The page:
San Antonio, Texas

I am the young wife of a man recovering from a pornography addiction. We have been married
for 3 years, have had two children, and most of our relationship has been battling a war on
sexuality. 

My husband's sexual brokenness has put a huge burden on our family. The issue has marinated
our home in anger, bitterness, jealously, depression, and fear. I have struggled with PTSD, Post-
postpartum Depression and Anxiety, suicidal thoughts, despair, and despondency. He attempts
over and over to stay sober- to not look at those images that shape his mind and hinder his
physical sexual stamina. His moments of weakness stem from past family issues and childhood
sexual abuse. He used pornography as an outlet, sometimes 12 times a day as a young teen. Since
his late teens, my husband has desperately tried to kick the habit multiple times with a hopeless
frustration. He tells me that pornography is poison to his mind. After he has stumbled, he sinks
into a deep despair and depression. He feels powerless, oppressed, and hates himself... isolating
himself from everyone and everything.


I appreciate that he is trying to recover and has attended support groups, limited his exposure,
and sought accountability. We both depend on the Lord ultimately and have found peace only in
His sacrifice and glory. There is no peace in Texas's saturated sexual culture and influence.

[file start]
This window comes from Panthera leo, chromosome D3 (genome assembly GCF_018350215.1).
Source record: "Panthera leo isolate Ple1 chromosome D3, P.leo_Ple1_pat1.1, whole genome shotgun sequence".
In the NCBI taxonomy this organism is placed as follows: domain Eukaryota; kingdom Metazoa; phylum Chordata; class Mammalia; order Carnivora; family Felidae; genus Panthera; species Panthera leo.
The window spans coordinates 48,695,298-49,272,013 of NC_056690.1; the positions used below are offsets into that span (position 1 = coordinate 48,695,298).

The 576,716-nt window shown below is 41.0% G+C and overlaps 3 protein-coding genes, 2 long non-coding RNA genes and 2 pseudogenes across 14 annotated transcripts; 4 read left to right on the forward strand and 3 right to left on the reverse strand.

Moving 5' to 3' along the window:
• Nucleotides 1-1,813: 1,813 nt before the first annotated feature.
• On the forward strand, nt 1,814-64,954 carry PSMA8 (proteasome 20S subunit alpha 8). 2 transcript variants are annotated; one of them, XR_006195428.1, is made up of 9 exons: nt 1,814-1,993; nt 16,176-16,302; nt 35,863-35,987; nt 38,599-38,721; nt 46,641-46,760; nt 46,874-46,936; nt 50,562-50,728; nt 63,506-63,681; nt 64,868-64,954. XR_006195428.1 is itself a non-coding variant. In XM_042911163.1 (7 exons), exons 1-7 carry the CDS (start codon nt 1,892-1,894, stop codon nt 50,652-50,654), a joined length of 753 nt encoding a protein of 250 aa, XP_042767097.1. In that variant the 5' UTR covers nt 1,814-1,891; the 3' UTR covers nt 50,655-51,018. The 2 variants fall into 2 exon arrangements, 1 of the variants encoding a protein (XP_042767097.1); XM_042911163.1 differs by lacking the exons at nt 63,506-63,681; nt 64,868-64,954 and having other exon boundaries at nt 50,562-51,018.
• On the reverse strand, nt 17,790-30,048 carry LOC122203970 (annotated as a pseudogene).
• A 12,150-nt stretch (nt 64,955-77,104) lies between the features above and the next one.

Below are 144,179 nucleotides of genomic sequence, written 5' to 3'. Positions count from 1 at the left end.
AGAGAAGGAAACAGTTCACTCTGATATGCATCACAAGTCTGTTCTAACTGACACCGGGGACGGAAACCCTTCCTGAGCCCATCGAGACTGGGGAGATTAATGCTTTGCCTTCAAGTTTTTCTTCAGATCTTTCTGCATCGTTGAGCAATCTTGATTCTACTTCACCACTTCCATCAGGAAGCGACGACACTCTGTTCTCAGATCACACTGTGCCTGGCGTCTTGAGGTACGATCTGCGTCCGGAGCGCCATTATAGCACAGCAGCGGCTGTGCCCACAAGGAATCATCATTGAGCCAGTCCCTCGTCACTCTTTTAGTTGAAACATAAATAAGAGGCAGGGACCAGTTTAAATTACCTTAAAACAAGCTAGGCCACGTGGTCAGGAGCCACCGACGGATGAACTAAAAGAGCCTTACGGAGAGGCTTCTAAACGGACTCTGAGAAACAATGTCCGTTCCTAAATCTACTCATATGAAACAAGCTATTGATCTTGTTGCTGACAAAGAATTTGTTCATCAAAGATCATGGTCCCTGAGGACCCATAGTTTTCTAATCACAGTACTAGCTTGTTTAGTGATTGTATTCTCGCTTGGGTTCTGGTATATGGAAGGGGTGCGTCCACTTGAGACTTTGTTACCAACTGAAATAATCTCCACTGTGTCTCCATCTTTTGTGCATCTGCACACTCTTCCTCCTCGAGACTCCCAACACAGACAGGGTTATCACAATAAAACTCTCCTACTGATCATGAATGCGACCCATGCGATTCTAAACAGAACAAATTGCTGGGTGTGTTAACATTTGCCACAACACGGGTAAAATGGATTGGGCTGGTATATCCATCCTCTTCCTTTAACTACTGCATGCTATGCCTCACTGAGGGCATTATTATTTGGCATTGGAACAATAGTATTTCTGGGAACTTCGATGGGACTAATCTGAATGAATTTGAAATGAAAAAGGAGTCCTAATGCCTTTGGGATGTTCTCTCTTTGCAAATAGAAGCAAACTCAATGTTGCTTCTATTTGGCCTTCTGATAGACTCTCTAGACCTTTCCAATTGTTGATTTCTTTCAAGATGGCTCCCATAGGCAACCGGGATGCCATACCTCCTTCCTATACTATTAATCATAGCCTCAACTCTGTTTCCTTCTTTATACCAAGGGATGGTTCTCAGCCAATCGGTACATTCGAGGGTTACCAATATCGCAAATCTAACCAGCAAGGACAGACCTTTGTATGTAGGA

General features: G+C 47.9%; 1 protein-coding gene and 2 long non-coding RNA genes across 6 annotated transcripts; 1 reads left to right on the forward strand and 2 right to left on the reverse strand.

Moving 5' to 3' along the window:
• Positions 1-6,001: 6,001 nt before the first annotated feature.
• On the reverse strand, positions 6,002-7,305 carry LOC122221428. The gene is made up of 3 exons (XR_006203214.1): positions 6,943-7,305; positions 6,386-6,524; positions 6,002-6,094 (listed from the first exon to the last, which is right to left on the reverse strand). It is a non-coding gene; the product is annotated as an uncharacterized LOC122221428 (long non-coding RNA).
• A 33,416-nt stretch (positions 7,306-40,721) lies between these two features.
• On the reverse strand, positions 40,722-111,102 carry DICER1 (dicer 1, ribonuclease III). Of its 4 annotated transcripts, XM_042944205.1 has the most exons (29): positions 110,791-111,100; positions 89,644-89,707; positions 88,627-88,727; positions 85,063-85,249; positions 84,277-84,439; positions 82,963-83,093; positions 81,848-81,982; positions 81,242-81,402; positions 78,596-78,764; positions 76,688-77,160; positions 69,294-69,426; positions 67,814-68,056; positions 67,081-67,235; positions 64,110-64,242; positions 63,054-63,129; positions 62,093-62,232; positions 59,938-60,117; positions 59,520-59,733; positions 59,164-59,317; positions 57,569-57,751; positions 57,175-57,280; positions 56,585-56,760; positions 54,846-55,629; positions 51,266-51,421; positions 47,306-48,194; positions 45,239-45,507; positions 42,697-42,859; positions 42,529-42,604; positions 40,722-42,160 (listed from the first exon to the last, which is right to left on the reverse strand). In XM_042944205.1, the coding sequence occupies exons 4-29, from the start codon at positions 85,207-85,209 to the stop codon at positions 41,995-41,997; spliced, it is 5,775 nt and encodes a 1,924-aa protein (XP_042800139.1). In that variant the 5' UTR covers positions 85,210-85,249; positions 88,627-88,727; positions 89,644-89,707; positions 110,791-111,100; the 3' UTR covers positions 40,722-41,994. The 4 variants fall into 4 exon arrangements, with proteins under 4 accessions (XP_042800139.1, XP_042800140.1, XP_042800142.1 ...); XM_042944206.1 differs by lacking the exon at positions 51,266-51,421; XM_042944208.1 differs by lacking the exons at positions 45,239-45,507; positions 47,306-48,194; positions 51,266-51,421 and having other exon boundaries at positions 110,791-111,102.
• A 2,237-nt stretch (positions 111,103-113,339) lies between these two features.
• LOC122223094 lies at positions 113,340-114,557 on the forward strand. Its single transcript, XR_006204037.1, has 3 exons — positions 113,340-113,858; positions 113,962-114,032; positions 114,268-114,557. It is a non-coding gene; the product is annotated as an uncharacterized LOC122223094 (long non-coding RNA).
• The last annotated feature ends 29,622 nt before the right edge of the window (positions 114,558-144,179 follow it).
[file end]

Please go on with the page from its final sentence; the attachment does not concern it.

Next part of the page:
Our children have seen our anger and have suffered from the effects of my husband's addiction
as well. The quality of parenting is lacking when both parents are hurting and depressed.
Growing up in Upstate New York, I rarely saw a sex shop, and I did not see nearly as much
softcore porn magazines displayed in grocery stores. I enjoyed my Yankee state freedom of
being a child curious about sex. Today, I raise my children in the great state of Texas. Today, my
children are not free to be curious because they are overexposed. Today, I fear taking my
children on an outing because they are targets of human sex trafficking.


I am appalled that the state with the most human sex trafficking is also a state littered with sex
shops, pornography, divorces galore due to adultery and pornography addictions, and over-
sexualized advertisements.


I would hope that Texas move forward with dignity in recognizing that the amount of
pornography consummation and addictions in today's society is a real problem. It is a drug, and I
believe that everybody needs to be aware of the mental, relational, and physical risks. I would
hope that we care enough about our children to not let them fall to addiction without knowing
that a life with pornography will also likely be a life of intense pain. I would hope that men and
women recognize that pornography does not empower women, but rather shackles performers in
drugs, suicide, and abuse. I would hope that the theoretical war on women would not end with
careers and voting and judgement, but that we would free women from their bonds of addiction
and sexual expectations. I would hope that we care enough for our men who are addicted and
need help and love in a time when they are targeted and taken advantage of- sucked from our marriages, families, and even their lives as they are chained to the constant need of the high from
seeing photo-shopped bodies of naked human beings.

I would hope that wives and mothers like me wouldn't feel helpless, useless, depressed, burdened, frustrated, and alone.

If there is hope for Texas, will you move forward to protect her people?